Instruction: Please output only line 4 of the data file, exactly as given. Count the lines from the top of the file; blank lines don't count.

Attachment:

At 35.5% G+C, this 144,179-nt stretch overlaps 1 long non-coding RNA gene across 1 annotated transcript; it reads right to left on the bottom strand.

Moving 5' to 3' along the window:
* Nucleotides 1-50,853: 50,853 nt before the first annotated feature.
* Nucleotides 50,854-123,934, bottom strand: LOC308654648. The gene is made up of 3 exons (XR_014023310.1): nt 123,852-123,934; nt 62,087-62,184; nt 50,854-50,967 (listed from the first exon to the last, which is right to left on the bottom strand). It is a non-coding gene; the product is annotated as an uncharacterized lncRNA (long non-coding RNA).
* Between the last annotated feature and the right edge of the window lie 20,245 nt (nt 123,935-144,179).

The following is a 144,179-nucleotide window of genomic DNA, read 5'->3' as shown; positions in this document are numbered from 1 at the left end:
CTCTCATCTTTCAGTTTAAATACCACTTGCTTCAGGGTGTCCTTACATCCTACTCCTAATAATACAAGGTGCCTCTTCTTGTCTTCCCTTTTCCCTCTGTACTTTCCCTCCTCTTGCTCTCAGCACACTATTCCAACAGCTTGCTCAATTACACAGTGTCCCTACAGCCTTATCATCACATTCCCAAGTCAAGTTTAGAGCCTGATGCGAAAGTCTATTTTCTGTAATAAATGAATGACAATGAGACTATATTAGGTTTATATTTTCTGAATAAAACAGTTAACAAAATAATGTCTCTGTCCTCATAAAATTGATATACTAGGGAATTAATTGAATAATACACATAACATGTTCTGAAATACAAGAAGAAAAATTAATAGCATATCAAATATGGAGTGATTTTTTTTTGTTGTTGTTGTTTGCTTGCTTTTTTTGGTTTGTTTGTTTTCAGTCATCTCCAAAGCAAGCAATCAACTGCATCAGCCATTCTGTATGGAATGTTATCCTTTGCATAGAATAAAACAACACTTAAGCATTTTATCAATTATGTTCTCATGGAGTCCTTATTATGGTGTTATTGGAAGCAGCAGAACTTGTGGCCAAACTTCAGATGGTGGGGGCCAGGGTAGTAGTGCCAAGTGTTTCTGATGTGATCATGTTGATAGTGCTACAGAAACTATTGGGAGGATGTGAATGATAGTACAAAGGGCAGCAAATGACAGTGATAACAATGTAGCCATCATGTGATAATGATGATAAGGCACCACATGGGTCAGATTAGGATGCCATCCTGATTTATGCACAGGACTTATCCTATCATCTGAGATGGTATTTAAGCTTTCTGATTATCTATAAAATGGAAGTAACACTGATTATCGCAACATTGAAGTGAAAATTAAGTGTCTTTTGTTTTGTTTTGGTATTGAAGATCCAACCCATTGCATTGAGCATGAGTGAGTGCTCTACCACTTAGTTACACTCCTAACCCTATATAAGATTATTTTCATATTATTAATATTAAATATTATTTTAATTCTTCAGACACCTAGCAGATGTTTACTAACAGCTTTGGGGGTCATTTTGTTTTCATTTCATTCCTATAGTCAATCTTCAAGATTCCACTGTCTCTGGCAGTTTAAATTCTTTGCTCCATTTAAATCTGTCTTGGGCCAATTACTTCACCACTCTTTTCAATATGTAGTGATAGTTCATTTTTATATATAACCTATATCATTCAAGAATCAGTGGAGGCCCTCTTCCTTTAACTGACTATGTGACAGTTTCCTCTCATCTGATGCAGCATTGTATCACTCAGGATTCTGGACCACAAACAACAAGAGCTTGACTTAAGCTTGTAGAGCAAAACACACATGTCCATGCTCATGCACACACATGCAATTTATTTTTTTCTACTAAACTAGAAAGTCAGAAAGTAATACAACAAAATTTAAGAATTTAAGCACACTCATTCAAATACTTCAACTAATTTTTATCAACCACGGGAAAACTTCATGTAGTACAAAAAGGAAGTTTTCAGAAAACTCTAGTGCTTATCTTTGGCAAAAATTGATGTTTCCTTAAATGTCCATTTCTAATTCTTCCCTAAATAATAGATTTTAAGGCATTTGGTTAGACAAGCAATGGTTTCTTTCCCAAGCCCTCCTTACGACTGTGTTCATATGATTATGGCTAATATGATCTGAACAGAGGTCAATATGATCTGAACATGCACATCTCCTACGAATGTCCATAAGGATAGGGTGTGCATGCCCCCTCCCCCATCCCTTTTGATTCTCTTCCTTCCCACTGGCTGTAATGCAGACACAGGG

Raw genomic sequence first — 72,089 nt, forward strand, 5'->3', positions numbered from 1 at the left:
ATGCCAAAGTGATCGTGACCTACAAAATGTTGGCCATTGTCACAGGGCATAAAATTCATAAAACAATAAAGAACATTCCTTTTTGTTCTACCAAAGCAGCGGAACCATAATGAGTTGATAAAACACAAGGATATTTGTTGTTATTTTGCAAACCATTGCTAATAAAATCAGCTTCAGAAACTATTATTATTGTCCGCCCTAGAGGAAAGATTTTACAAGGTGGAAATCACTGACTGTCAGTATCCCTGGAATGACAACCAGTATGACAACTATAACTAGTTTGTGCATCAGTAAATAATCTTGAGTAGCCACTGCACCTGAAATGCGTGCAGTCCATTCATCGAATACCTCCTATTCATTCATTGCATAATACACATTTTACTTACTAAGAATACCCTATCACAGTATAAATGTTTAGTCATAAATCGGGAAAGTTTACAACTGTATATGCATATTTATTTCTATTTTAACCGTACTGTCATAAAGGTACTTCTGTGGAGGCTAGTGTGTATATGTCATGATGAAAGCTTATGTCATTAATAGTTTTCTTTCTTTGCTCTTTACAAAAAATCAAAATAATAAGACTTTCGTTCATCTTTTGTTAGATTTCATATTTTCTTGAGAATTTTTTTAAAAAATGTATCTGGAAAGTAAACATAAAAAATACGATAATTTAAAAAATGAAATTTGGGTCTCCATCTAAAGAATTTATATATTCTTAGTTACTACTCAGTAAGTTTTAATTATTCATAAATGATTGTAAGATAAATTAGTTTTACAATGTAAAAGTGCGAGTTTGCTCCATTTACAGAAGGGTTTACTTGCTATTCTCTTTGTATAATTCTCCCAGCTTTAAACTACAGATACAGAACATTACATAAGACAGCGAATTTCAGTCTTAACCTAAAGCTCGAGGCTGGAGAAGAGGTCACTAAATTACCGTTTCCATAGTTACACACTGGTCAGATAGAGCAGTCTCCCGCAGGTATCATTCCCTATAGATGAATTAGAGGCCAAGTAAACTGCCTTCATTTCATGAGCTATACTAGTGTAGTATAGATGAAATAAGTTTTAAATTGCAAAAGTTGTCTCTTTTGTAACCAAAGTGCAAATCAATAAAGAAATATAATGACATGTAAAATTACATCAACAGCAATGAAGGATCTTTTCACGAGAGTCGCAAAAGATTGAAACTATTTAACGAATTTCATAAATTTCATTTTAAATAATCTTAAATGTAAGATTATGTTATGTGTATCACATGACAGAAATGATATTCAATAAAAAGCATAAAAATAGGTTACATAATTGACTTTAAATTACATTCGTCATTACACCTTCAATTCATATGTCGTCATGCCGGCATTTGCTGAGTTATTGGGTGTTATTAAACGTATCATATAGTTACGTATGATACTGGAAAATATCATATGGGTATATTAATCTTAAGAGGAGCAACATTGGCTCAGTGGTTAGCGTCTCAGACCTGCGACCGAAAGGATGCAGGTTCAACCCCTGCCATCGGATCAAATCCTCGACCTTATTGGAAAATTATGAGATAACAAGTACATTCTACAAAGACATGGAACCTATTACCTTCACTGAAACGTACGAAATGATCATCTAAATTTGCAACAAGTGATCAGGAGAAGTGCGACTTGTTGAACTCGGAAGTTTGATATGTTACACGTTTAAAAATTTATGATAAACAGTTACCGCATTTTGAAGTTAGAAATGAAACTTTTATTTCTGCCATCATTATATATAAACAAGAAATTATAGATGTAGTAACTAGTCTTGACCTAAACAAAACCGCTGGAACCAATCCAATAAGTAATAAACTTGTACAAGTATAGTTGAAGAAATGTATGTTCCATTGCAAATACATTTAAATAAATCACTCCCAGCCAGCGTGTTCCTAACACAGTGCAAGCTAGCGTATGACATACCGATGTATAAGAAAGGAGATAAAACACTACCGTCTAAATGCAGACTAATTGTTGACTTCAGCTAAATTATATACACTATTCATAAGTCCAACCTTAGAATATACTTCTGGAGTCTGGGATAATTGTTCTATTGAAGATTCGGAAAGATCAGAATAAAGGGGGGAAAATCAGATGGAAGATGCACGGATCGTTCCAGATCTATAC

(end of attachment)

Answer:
* Nucleotides 50,854-123,934, bottom strand: LOC308654648. The gene is made up of 3 exons (XR_014023310.1): nt 123,852-123,934; nt 62,087-62,184; nt 50,854-50,967 (listed from the first exon to the last, which is right to left on the bottom strand). It is a non-coding gene; the product is annotated as an uncharacterized lncRNA (long non-coding RNA).